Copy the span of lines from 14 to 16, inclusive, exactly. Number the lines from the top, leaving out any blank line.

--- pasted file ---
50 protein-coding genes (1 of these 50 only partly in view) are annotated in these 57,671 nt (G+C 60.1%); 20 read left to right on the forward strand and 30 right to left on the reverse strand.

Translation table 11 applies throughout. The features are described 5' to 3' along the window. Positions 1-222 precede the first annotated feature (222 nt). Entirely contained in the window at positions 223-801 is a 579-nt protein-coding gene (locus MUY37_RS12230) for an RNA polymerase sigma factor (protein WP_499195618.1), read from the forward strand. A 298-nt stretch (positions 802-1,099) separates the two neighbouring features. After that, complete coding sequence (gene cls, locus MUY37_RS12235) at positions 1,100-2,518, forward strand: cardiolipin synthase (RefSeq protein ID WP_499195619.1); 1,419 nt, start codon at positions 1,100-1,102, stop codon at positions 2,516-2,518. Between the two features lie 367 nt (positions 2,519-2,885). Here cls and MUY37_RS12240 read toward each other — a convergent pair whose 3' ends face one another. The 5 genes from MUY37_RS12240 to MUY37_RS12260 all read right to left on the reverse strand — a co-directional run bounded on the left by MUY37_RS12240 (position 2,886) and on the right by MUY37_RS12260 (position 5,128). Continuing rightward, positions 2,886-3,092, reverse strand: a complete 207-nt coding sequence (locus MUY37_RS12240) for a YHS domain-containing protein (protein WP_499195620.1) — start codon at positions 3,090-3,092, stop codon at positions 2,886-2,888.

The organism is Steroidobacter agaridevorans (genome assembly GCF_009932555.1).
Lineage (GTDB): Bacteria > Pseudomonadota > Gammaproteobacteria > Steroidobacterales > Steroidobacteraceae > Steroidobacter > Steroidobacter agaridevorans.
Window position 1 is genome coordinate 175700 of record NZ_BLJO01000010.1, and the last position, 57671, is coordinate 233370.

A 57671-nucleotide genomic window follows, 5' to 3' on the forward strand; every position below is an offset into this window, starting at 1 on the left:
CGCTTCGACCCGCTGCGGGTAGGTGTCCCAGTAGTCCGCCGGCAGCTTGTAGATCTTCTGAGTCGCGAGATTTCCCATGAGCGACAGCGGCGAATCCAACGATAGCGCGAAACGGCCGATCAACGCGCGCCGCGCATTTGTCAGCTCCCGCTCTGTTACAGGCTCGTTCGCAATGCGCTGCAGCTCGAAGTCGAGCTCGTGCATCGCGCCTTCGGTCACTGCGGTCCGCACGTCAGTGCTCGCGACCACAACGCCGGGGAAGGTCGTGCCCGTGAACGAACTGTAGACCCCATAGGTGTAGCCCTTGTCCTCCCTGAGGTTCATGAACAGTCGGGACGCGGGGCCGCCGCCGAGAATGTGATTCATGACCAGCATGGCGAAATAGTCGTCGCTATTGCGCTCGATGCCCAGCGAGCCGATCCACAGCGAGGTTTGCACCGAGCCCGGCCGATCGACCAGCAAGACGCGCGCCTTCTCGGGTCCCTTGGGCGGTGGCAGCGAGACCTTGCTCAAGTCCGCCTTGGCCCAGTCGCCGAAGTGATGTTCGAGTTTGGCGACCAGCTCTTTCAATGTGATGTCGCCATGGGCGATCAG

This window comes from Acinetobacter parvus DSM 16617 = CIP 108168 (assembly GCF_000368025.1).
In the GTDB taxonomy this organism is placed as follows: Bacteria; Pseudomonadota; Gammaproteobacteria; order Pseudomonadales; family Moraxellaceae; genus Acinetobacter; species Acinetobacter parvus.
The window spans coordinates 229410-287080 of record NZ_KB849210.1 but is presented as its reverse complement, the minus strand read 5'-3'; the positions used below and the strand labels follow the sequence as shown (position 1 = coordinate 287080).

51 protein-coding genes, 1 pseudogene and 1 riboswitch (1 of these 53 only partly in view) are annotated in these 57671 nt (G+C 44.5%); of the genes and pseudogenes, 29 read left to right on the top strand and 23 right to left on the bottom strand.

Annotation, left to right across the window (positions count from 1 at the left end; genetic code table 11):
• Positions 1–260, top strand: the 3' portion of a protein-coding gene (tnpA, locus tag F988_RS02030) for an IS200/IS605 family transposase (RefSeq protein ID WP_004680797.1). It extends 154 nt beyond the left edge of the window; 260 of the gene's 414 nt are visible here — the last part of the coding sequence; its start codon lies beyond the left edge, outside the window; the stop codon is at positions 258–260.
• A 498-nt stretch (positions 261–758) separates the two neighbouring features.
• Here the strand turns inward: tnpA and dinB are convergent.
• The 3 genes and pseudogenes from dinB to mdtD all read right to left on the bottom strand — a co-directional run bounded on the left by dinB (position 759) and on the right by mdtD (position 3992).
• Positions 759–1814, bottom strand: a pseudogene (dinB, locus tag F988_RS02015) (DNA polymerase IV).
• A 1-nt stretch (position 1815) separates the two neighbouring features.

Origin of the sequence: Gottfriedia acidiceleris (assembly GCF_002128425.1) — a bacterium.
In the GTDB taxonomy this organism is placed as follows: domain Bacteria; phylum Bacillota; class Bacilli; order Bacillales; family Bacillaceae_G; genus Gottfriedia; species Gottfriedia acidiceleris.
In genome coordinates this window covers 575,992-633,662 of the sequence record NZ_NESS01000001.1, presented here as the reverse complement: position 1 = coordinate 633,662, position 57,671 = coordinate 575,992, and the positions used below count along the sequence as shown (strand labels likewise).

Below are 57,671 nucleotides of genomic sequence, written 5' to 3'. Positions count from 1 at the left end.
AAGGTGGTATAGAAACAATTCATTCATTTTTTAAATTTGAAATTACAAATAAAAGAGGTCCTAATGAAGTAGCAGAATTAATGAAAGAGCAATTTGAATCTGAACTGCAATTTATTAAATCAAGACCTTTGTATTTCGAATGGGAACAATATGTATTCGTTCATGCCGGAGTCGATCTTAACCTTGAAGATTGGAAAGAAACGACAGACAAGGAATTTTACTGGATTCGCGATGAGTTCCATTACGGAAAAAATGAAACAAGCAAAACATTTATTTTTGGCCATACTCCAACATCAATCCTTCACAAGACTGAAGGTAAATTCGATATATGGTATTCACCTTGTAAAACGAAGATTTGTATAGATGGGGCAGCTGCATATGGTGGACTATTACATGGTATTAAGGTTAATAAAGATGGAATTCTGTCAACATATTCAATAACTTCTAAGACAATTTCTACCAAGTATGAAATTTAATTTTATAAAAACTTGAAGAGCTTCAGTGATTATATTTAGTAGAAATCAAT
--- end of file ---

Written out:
• A 498-nt stretch (positions 261–758) separates the two neighbouring features.
• Here the strand turns inward: tnpA and dinB are convergent.
• The 3 genes and pseudogenes from dinB to mdtD all read right to left on the bottom strand — a co-directional run bounded on the left by dinB (position 759) and on the right by mdtD (position 3992).